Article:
The police detective paused in his instructions to the lighting engineer who was standing at the split in the side of the container through which they had entered.

"No, ma'am, they have not," he growled with a raised eyebrow. The technician behind him took a slow, carefull step backwards -- allowing Special Agent Bradford to stick her head inside the container. She looked around quickly, taking in the poorly lit scene and stepped back herself. Teagan was aware that the woman was now speaking on her cell phone -- seemingly arguing with someone. Perhaps that was just her way -- confrontative.

Koltenbach took his own cell phone out of a slim holster on his belt and asked her "Do you want a bomb squad? They're going to destroy a lot of your evidence for sure -- probably just foam the whole conatiner, leave you to sort it out afterwards."

Teagan sighed but nodded, "Yea I would say so. But.", she gave a small smile, "Doesn't mean we can't look around into they get here does it?"

Standing she cocked her head and looked around. Something was just not right here. More than the pots heads that was. She didn’t know anything off hand that could rip a person around like that.

Looking more closely at the bodies scattered about, careful not to disturb them, she can now see that the damage was inflicted quite deliberately, probably using power tools of some kind. Squatting down and shining her flashlight up inside the nearest victim's cooking pot helmet, she can't see anything inside but head and hair. This particular body is that of a large and powerful black man. One of his feet looks to have been hacked most of the way off with an axe or cleaver -- there are clear signs of multiple blows to the flesh. Wide holes in his thighs and abdomen look as if they might have been inflicted with an electric drill using a hole cutting blade. His stomach has been slit open and his entrails pulled out -- icy and frozen now, glittering in the bright, focused light.

Whoever it was, they took their time and they weren't in the least bit squeamish. This would have been very messy. Indeed there are wide patches of dried blood splattered all over the rough furniture and bare walls of the shipping container.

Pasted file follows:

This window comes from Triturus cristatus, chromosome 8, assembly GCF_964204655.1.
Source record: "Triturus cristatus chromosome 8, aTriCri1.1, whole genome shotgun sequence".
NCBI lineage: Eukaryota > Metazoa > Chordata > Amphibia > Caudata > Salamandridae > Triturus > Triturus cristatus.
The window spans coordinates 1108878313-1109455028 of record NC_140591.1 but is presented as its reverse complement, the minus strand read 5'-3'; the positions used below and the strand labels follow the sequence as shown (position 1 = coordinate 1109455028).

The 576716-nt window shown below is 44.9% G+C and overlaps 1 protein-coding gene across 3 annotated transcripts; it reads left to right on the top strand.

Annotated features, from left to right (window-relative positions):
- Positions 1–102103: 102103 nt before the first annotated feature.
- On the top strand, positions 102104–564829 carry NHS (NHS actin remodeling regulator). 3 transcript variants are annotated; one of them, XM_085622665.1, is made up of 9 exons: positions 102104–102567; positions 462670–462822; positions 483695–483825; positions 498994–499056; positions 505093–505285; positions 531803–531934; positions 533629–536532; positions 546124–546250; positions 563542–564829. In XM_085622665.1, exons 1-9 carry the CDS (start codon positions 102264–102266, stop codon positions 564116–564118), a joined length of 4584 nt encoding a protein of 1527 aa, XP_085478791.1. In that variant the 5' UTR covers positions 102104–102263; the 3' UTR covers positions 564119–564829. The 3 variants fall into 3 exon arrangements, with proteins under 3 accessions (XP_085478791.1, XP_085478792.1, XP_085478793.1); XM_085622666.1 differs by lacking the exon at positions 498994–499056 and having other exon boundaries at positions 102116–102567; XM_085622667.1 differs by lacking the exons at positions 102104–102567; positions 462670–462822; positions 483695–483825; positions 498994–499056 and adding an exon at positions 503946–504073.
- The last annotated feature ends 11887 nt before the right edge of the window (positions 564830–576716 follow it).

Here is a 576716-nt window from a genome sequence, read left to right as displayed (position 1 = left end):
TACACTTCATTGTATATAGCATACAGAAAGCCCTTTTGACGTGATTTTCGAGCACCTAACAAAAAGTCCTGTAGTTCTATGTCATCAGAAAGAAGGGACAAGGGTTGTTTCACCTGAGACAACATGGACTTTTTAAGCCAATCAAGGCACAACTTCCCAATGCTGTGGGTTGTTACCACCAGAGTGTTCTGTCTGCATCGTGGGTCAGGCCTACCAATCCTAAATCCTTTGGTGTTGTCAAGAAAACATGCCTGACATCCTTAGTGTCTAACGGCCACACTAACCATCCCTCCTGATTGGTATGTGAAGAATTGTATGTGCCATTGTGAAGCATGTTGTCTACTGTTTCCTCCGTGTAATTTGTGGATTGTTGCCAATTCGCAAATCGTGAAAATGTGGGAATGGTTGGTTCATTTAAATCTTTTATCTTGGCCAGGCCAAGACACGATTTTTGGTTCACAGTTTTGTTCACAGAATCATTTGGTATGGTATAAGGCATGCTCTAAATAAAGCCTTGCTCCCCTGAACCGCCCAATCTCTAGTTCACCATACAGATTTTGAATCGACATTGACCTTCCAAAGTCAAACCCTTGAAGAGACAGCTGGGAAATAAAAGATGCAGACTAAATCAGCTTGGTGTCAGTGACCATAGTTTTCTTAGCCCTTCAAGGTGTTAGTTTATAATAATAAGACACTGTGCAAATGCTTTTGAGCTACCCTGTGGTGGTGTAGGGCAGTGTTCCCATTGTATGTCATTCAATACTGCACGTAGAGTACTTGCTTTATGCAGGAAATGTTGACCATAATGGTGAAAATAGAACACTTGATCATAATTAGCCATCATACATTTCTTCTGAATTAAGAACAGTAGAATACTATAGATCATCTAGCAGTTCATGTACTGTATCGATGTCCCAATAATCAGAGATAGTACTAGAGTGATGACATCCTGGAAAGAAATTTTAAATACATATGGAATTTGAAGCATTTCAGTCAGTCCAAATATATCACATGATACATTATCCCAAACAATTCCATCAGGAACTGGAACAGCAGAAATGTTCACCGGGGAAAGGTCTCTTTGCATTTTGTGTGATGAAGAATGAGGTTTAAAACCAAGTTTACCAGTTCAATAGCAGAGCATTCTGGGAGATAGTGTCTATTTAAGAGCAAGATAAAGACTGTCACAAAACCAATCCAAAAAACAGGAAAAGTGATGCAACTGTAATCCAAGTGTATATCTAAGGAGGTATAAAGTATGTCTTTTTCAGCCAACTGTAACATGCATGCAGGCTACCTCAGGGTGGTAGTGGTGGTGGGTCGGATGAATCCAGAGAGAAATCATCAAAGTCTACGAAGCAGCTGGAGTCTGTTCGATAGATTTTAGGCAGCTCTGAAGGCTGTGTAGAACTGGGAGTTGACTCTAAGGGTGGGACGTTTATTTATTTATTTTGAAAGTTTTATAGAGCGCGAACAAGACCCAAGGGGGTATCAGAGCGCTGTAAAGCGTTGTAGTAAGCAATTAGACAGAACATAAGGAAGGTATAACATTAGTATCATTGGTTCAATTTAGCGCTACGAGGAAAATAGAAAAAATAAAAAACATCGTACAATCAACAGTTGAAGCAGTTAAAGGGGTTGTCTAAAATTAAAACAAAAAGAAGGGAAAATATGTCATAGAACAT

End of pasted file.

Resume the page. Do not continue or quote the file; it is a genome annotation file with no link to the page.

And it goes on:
Teagan willed down her stomach and wished she hadn't eaten a few hours ago. Who ever did this was one sick fuck in her mind. How she wondered, as she looked at the what was his feet, would someone take down a person like that down? She looked at the body for any signs of being bound or needle marks.

"Get pictures of this.", she said keeping her voice bland she could make it. "And digital film of the area. I hope Jack put back the camera this time because if he didn't his ass is fired. Or we call him out here to do it."

Looking down at the floor she asked, “Anyone else been here?”, looking for what kind of foot prints would be on the floor.

"We're the first, other than the one guy who found them. And he didn't go in very far. Backed out real quick, his boss said, jabbering in Spanish about the devil or some such. Don't blame him. This place gives me the willies, too."

Koltenbach is hanging back, letting her take the lead in the investigation of the scene. He's still got his cell phone in his hand, but he hasn't called for the bomb squad yet.

"What's it gonna be, Bones? Bomb squad or more lights in here?"

Nodding about the guy she looked over the place standing still. "Both. But to be safe so the chief doesn't get on me I would say Bomb squad. But we both know how long they will take this time of morning. Just be careful where you walk."

At that she moved slowly just looking around to see if anything caught her eye. Anything that would stand out that didn't belong here.

As soon as Teagan gave the nod to the bomb squad, Koltenback slipped his cell phone out and flipped it open with practiced ease. He must have had them on speed dial because within seconds it seemed he was talking to someone at the other end, initially in a straightforward tone, but becoming increasingly bombastic. Meanwhile the coroner turned back to the crime scene. Working with her technician, Art Prudowski and one of the police electricians, she quickly got more lights inside the pitch dark container, and started taking photographs. As the men worked, she moved around them getting a clear view of what was there, and what might have happened.

The jumble of bedclothes, duffle bags and stiff bodies could easily have been caused by the dropping of the container. It had fallen on one corner, where it had split open and where they had all entered. This would have caused everything loose inside to have tumbled their way. She would not know where they lay originally until they had a chance to match the blood types to the various stains.

Her flashlight showed her that where they had lain, their flesh and blood had frozen to the plywood interior of the shipping container and clumps of flesh had torn off to indicate the original positions of the bodies before the jostling.